In an elegant show of reasoning and logic, President Barack Obama, with his security team in tow, spoke in front of 3400 West Point cadets and explained why he was committing 30,000 more American troops to the War in Afghanistan beginning in January 2010. Despite his reassurance that the war will be limited to:
• Denying al Qaeda a safe haven
• Reversing the Taliban's momentum to overthrow Afghanistan's government
• Strengthening Afghanistan's security forces and government,
what is being repeated is a surge policy. With the idea being to have enough boots on the ground to finish what has been, to this point, a largely unwinnable war, his hope lies in repeating the relative success that his predecessor's policy had in Iraq.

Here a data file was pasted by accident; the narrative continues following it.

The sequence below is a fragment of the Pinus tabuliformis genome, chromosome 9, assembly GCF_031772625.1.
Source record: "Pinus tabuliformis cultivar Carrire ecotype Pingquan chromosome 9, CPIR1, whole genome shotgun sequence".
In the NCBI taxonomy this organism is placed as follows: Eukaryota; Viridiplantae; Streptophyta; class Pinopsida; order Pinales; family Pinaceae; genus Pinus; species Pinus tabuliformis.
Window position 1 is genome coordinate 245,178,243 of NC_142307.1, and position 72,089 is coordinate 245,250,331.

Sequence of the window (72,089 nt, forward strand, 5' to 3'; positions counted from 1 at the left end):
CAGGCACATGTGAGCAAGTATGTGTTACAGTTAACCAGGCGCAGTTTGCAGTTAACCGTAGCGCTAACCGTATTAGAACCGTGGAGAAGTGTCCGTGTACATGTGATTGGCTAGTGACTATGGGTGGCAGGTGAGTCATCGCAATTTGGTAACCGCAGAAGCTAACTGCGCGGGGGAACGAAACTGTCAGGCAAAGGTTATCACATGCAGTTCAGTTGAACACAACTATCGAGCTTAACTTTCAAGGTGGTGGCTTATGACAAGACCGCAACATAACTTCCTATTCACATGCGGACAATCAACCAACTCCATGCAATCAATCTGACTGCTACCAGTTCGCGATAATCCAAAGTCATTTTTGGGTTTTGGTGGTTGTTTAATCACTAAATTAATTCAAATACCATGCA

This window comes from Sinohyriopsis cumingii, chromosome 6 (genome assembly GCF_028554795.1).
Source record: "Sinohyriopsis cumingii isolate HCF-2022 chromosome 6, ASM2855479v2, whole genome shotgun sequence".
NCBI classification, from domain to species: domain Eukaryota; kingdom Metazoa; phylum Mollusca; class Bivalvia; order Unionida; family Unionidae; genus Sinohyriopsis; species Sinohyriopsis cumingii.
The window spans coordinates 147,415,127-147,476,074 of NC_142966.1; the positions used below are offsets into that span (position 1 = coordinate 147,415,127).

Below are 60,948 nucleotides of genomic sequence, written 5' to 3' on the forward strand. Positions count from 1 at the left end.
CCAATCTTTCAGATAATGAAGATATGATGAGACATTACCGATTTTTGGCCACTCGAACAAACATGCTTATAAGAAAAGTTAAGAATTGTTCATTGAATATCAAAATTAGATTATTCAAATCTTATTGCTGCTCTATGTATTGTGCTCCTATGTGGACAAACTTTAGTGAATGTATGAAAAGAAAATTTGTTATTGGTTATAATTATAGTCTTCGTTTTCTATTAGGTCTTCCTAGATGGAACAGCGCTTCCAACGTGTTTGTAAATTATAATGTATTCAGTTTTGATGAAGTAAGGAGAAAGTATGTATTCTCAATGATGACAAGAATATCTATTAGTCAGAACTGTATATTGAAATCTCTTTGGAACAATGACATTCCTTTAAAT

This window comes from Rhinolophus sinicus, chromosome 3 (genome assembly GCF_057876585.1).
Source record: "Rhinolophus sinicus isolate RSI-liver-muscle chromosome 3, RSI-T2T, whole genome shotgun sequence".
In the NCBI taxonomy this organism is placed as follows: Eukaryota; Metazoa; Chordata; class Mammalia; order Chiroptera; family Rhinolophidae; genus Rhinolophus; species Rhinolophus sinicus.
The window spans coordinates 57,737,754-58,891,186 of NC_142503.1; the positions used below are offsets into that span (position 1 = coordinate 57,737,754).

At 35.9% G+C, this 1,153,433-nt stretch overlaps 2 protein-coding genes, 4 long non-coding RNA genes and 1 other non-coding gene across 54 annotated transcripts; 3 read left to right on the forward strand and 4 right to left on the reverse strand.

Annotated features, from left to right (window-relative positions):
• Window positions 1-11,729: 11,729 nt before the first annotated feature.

To his credit his plan has a timeline, but like all war plans, there is an escape clause depending on what is happening in the country when the withdrawal of troops is scheduled to start in July 2011. The plan also includes commitments from 43 countries to step up and support the effort, which is commendable if it works. Lastly, Obama pointed out that the extra $30 additional billion price tag per year will have to be paid for and that he would work with Congress to do that. With the current plans to overhaul health care and to invest in job creation, one has to wonder what will be cut to accommodate two wars that have already cost taxpayers over a trillion dollars.
As the President travels to Oslo to accept the Nobel Peace Prize in nine days, one has to wonder if he should decline the honor. To accept such a prize under the shroud of escalating this war is tragic, regardless of his reasoning for doing so.